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  • Humoring the Body: Emotions and the Shakespearean Stage
  • Tanya Pollard (bio)
Humoring the Body: Emotions and the Shakespearean Stage. By Gail Kern Paster . Chicago and London: University of Chicago Press, 2004. Illus. Pp. xvi + 274. $35.00 cloth.

How did it feel to inhabit a body in early modern England? When characters in Shakespeare's plays describe their lethargy, wrath, melancholy, and pleasure, how much of their experience is lost in translation across a historical and cultural gap, and how, if at all, can we reconstruct it? Gail Kern Paster's important and influential work has brought these questions to the forefront of scholarship on the early modern body. In The Body Embarrassed: Drama and the Disciplines of Shame in Early Modern England (1993), she established a crucial framework for understanding early modern subjectivity by demonstrating the centrality of humoral physiology to the period's medical and literary imagination. Drawing especially on Norbert Elias's account of the civilizing process and Mikhail Bakhtin's model of the grotesque body, Paster painted a compelling portrait of a porous, permeable body—defined by the humors coursing in, out, and through it—whose openness triggered anxieties, embarrassments, and disciplinary urges. In Humoring the Body, Paster extends and deepens her insights into the [End Page 356] humoral self, demonstrating not only the inseparability of emotional and physiological experience but especially, and more surprisingly, the ways in which both are embedded in the natural world.

Paster argues that early modern understandings of the emotions were rooted in an overarching world view composed of intimate correspondences between inner and outer, microcosm and macrocosm. Mind, body, and natural world not only reflect each other, but are fundamentally the same thing:

[T]he passions—thanks to their close functional relation to the four bodily humors of blood, choler, black bile, and phlegm—had a more than analogical relation to liquid states and forces of nature. In an important sense, the passions actually were liquid forces of nature, because, in this cosmology, the stuff of the outside world and the stuff of the body were composed of the same elemental materials.


Wind and breath are the same substance, an airy vapor moving both within and between bodies; flesh is made of earth, and vice versa. Emotions, like the body and the outer world, can be hot or cold, wet or dry, slow or lively. As Paster explains, "the humors bring the natural world directly into the body and extend the body out to the natural world" (133). Accordingly, early modern conceptions of emotional experience assume an ongoing reciprocal exchange between the passions, the body, and the surrounding environment.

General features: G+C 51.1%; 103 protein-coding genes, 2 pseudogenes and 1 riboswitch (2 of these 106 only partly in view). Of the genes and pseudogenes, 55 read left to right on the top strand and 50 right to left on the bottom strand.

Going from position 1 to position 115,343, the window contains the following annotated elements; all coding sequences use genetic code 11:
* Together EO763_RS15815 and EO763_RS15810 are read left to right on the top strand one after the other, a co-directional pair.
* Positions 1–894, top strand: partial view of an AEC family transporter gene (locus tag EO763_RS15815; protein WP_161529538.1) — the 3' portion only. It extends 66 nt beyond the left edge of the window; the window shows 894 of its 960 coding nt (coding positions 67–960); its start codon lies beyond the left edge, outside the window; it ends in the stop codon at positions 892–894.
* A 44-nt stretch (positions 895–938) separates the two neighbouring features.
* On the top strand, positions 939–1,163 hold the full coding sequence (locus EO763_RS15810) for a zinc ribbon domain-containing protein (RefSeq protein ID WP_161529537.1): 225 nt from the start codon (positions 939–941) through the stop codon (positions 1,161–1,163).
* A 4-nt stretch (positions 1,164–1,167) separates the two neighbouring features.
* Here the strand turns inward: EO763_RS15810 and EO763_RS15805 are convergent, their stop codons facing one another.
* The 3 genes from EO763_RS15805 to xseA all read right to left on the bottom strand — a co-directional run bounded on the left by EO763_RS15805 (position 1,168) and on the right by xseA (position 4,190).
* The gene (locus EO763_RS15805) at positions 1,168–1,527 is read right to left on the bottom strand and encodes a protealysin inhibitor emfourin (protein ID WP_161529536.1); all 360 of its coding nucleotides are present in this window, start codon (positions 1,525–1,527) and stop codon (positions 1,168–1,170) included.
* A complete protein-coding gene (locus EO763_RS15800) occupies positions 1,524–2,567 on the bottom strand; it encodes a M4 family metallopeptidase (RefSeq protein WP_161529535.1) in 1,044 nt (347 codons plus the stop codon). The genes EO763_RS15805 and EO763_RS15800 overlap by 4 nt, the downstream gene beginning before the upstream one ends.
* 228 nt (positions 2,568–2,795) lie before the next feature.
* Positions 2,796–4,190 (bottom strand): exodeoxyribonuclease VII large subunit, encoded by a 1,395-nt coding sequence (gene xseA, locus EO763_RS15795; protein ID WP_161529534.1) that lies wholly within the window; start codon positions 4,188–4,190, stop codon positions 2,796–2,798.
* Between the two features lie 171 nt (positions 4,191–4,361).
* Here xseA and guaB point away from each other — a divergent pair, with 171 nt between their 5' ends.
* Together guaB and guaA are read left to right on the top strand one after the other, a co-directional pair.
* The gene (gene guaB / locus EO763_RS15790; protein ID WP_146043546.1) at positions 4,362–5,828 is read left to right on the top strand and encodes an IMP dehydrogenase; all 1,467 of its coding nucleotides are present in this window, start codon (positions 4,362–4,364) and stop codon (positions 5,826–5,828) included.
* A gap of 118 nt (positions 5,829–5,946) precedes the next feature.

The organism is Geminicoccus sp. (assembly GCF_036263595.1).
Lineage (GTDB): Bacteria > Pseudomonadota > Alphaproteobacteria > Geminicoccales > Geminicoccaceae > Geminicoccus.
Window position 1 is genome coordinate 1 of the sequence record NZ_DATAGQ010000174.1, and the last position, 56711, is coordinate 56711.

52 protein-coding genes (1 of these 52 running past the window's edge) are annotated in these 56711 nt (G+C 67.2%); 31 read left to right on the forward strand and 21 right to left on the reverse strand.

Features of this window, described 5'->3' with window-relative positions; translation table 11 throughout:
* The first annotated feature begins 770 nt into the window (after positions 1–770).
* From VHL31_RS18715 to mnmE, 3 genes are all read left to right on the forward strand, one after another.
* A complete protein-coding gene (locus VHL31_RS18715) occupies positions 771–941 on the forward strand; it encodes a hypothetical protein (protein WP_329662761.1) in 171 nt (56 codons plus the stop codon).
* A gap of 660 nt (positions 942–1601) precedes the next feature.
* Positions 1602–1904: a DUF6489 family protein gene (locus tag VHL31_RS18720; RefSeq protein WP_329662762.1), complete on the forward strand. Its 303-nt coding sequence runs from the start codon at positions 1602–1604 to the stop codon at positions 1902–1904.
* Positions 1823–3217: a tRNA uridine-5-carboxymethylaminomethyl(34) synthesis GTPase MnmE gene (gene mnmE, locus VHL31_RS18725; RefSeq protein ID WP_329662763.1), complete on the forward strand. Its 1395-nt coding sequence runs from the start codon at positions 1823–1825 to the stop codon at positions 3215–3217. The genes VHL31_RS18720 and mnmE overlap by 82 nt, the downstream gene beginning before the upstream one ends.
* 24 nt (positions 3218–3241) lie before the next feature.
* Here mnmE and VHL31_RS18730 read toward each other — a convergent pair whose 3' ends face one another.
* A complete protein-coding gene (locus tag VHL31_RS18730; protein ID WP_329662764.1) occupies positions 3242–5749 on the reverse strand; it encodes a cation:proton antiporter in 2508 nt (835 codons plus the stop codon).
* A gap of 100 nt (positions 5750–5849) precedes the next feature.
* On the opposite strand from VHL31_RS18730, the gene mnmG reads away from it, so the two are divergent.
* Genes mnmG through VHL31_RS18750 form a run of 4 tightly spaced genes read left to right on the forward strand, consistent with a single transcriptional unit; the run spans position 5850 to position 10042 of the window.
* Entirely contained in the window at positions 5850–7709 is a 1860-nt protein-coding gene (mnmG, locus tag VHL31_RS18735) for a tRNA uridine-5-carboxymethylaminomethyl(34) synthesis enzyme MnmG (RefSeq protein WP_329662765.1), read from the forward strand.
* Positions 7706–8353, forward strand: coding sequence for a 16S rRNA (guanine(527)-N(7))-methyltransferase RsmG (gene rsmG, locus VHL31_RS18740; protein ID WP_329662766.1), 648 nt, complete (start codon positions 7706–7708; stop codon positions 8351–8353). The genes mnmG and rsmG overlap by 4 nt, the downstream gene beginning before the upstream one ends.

Paster shows how characters on the early modern stage illustrate this world view by defining identity in relation to natural phenomena and substances. In Hamlet, for instance, the players' description of Pyrrhus emphasizes not only his vengeful wrath but also the physiology and setting that both shape and mirror it: his rugged body, the black night, the flaming towers of Troy. Desdemona's description of Othello's "'puddled spirit'" (47) draws on a broader identification of humors and passions with liquids in order to depict his troubled interior as a muddy cesspool, where brackish water brings toads to life. As this curious internal breeding suggests, humoral logic connects characters not only to the environment but to animals as well. The passions belong to the realm of the senses rather than to the intellect, and as such they are shared by all creatures: Falstaff's melancholy, for instance, links him with cats and bears, and Cleopatra wistfully imagines herself as a horse carrying Antony. Emotions are not distinctively human: rather, they reveal our alignment with a larger natural order.

As Paster demonstrates, the humoral model has important implications for understanding gender distinctions. Inherently cold and damp, women lack not only vitality but also the humors and passions necessary for individuality. Love both requires and creates heat, however, and falling in love could alter women, emotionally and physiologically. Paster shows "the thermal transformations wrought by desire" (109) in several of Shakespeare's heroines: Desdemona, who acquires heat, passion, and autonomy in her love for Othello, only to lose them as...


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pp. 356-358
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